The Book contains several recipes for elevating the pedestrian potato to something impressive. The Parsley Leaf Potatoes are one example, this recipe is another.
There really isn't much to this recipe. Just take a couple of russett potatoes, peel them, and, with a melon baller, scoop out as many balls from the potatoes as you can. As you scoop out each ball, plop it in some cold water to keep them from turning brown as you work. Once you're done, par-boil the potato balls. (I also turned the Swiss-cheese-looking scraps into mashed potatoes that I stashed in the fridge for another day. Waste not, want not!) To sautee the potatoes, melt some butter in a skillet, add the potatoes and cook until they are crispy and browned, shaking the skillet back and forth frequently to keep them moving.
I served these potatoes with my Fish en Papillote. It was a nice pairing. The potatoes were crispy and buttery on the outside and soft and creamy on the inside. They were pretty, too, I guess. I was kind of hoping for perfect little potato spheres, but, either my melon baller isn't sharp enough or the potatoes I used were too hard. I could only manage to get the potato balls to be somewhat spherical. This recipe is somewhat similar to a potato preparation in Mastering the Art of French Cooking, but Julia Child would have you whittle baby potatoes into little ovals: a lot of work. The melon baller makes for much easier preparation. The other nice thing about this reciepe is that you can do some of the work in advance. You can cut out the balls and par-boil them a day in advance, and sautee them right before serving.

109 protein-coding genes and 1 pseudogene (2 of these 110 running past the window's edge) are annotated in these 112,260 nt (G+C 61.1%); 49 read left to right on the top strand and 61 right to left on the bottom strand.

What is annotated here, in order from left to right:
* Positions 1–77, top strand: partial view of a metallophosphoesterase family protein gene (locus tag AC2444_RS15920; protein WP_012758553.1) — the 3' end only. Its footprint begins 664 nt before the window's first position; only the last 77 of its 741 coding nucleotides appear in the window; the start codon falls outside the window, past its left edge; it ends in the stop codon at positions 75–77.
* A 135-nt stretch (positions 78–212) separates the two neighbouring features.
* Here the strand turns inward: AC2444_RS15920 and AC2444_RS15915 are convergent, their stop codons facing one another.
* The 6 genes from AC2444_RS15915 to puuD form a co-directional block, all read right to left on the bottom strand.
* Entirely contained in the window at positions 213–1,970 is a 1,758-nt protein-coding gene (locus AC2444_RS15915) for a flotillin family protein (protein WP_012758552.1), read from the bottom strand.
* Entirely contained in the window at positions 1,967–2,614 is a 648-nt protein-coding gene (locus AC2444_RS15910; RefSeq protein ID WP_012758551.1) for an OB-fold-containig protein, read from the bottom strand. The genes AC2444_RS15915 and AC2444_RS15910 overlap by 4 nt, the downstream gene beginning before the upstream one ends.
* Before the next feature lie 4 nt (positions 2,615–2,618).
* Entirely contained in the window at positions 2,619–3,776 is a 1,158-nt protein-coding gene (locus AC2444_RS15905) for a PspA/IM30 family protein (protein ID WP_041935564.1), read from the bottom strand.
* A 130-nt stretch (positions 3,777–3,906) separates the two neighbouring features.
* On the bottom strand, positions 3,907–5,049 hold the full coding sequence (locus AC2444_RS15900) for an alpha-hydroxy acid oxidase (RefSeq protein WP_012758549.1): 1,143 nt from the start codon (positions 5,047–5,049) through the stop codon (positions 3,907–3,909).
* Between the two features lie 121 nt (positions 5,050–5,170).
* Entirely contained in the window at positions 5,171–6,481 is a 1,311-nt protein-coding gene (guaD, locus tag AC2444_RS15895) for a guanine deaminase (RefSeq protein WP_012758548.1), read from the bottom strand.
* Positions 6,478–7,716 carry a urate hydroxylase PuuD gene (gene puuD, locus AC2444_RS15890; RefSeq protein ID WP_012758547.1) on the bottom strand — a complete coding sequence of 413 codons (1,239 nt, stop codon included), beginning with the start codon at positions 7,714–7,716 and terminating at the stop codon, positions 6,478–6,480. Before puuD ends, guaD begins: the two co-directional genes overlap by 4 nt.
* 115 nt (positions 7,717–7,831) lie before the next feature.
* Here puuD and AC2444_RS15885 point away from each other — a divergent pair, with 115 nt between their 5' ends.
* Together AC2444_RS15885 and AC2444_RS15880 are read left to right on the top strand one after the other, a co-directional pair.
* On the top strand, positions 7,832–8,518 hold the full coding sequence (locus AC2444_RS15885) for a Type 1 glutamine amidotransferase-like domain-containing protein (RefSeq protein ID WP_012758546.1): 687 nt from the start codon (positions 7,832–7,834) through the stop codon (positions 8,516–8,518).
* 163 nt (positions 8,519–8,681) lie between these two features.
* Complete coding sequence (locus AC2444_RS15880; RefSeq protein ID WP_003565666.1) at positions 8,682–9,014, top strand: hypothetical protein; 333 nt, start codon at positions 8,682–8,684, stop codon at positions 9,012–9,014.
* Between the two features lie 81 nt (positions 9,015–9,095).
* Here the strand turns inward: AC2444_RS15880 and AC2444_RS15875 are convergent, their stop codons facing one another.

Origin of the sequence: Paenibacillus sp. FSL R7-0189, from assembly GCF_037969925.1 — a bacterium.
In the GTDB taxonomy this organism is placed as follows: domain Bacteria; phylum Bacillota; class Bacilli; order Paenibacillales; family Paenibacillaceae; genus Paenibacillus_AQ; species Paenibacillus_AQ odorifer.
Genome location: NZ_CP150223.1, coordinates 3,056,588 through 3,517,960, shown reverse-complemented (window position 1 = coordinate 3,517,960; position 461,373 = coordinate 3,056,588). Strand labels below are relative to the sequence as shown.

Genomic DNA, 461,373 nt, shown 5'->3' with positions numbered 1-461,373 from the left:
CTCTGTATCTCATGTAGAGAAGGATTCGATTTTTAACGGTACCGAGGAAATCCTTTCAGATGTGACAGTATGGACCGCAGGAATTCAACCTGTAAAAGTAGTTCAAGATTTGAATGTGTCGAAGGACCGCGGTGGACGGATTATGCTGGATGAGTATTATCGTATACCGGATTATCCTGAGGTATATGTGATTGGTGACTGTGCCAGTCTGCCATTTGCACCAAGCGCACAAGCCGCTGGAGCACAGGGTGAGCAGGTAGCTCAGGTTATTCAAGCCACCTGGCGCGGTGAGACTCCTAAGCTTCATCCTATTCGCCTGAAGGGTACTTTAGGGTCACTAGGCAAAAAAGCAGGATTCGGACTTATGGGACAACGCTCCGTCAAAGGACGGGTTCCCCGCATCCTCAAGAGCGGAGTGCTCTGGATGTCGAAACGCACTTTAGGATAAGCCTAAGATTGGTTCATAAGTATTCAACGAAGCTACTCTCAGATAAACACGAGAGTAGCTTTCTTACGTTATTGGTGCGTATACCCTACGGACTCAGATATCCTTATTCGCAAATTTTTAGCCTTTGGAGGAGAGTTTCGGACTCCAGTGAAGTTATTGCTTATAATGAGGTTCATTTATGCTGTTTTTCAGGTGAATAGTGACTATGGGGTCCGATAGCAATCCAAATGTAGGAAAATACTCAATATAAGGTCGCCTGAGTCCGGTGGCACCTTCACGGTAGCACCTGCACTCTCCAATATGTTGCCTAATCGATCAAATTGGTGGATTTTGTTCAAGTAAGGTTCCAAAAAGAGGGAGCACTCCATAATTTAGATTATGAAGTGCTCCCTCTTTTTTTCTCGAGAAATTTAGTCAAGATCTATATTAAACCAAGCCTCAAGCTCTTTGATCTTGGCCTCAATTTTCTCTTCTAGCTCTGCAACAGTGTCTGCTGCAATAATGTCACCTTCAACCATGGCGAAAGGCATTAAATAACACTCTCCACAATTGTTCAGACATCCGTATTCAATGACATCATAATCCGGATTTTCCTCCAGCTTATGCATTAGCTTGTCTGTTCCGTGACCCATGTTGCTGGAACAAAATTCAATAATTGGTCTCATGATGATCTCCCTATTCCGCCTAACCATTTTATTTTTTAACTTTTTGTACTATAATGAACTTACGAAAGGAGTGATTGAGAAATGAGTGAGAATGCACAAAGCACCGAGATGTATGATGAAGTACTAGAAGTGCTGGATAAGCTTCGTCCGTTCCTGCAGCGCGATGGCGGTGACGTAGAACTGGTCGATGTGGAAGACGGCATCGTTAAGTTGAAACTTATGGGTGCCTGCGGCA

Date Cooked: February 14, 2009
Degree of Difficulty: Medium
2 years ago